The Anthem security breach is yet another reminder that discussions about data security cannot be delayed. The days of data breaches and cyber-attacks being another company’s problem are long gone. The last year has been especially monumental in the seriousness of these business risks.
The Anthem security breach resulted in the release of an estimated 80 million employee and customer files, but not all assaults are so grand in scale. LA investment advisor firms need to safeguard their information from terminated employees, discourage password-sharing in the office, and devise strategies to deal with stolen smartphones and laptops.
The tips in this article will help investment firms lessen their vulnerability to data theft.
Monitor Existing Accounts
Watch for any unauthorized transfers or activity on the firm’s financial accounts, including brokerage and 401K accounts. Criminals attempt to get through the security questions by using stolen information such as customer street address and last four digits of their Social Security number. This type of fraud accounts for 30% of all stolen data.
Pay Attention to the Security of Company Data
Hackers search out easy targets, so implementing a good cyber security system will frustrate most efforts. Investment firms need to implement a data security assessment and rapid-response protocol that can integrate easily with the company’s current security technologies.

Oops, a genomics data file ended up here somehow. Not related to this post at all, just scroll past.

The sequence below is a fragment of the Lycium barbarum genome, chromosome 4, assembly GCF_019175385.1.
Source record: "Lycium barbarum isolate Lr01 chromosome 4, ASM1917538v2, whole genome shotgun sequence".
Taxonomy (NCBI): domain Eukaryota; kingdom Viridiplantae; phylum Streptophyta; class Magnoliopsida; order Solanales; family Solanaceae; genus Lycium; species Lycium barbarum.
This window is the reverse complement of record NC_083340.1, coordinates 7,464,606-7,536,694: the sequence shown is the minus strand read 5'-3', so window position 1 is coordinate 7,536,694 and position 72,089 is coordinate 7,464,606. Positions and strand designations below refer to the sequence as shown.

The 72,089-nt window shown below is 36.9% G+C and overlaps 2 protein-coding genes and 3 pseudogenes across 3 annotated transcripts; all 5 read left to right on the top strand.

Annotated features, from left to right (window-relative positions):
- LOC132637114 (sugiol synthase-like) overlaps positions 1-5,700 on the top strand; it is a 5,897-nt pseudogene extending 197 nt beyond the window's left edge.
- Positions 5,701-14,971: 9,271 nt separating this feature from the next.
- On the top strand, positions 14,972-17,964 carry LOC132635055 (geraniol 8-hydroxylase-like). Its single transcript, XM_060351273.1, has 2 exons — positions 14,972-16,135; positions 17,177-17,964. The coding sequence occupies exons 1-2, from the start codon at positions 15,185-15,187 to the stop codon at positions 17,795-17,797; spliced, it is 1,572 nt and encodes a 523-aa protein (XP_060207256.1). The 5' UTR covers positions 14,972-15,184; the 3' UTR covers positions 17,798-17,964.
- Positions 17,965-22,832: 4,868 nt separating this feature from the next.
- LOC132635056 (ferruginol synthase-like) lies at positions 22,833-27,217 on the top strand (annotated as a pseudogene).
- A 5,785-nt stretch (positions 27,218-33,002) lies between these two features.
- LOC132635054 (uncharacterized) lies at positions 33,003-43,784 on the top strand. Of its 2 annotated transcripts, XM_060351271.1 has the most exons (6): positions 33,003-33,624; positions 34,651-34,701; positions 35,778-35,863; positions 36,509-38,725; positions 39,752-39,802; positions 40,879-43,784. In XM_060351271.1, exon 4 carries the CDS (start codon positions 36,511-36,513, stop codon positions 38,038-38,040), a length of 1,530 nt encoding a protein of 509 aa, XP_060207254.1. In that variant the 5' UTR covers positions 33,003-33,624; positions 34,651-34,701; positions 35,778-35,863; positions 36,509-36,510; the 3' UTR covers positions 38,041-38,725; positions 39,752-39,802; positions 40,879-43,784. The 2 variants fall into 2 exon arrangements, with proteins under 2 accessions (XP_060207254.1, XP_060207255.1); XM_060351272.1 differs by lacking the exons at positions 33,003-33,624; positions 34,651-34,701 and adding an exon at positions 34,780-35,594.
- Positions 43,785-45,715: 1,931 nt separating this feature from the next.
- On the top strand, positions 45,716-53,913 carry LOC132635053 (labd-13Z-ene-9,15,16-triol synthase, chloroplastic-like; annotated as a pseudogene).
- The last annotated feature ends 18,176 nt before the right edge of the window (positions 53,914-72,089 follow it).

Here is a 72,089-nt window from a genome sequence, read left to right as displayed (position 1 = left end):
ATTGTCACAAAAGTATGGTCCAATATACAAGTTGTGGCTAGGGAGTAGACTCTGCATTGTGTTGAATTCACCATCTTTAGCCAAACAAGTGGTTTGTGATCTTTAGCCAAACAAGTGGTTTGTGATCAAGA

The ideal solution will include the following features:
- Immediate validation and assessment of all detected threats, so that any malicious programs can be contained before damage spreads
- Thoroughly audit financial files, personally identifiable client and employee information, and other sensitive details
- Establish approved baselines for all software installs to prevent accidental malware introduction
Get Security Systems Tested by the Professionals
Investment firms have traditionally hired consultants to help with security efforts, but more and more of them are now adding such experts to their in-house team. These specialists occupy two camps: those who proactively identify and tackle potential cyber threats, and “ethical hackers” who help the firm run tests on its internal systems to prevent security breaches.
LA investment firms with less than ideal cyber security standards can get in trouble with the SEC, FINRA, and other regulators. Wells Investment Securities was fined $300,000 for not protecting customer details on their laptops. Ameriprise Financial Services Inc. recently paid $750,000 for a series of violations, including the failure to prevent terminated employees from continuing to access the firm’s computer files. Bear in mind that actual harm to customers is not required for the SEC or FINRA to impose penalties when customer data is exposed.
Did your firm make any added security enhancements in the wake of the Anthem security breach? Let us know your thoughts in the Comments box below.
And to follow-through on the tips introduced in this short article, be sure to download your free guide, Investing in High Net Worth Clients: The LA Investment Advisor's Guide to Using Technology to Manage and Grow Your Firm.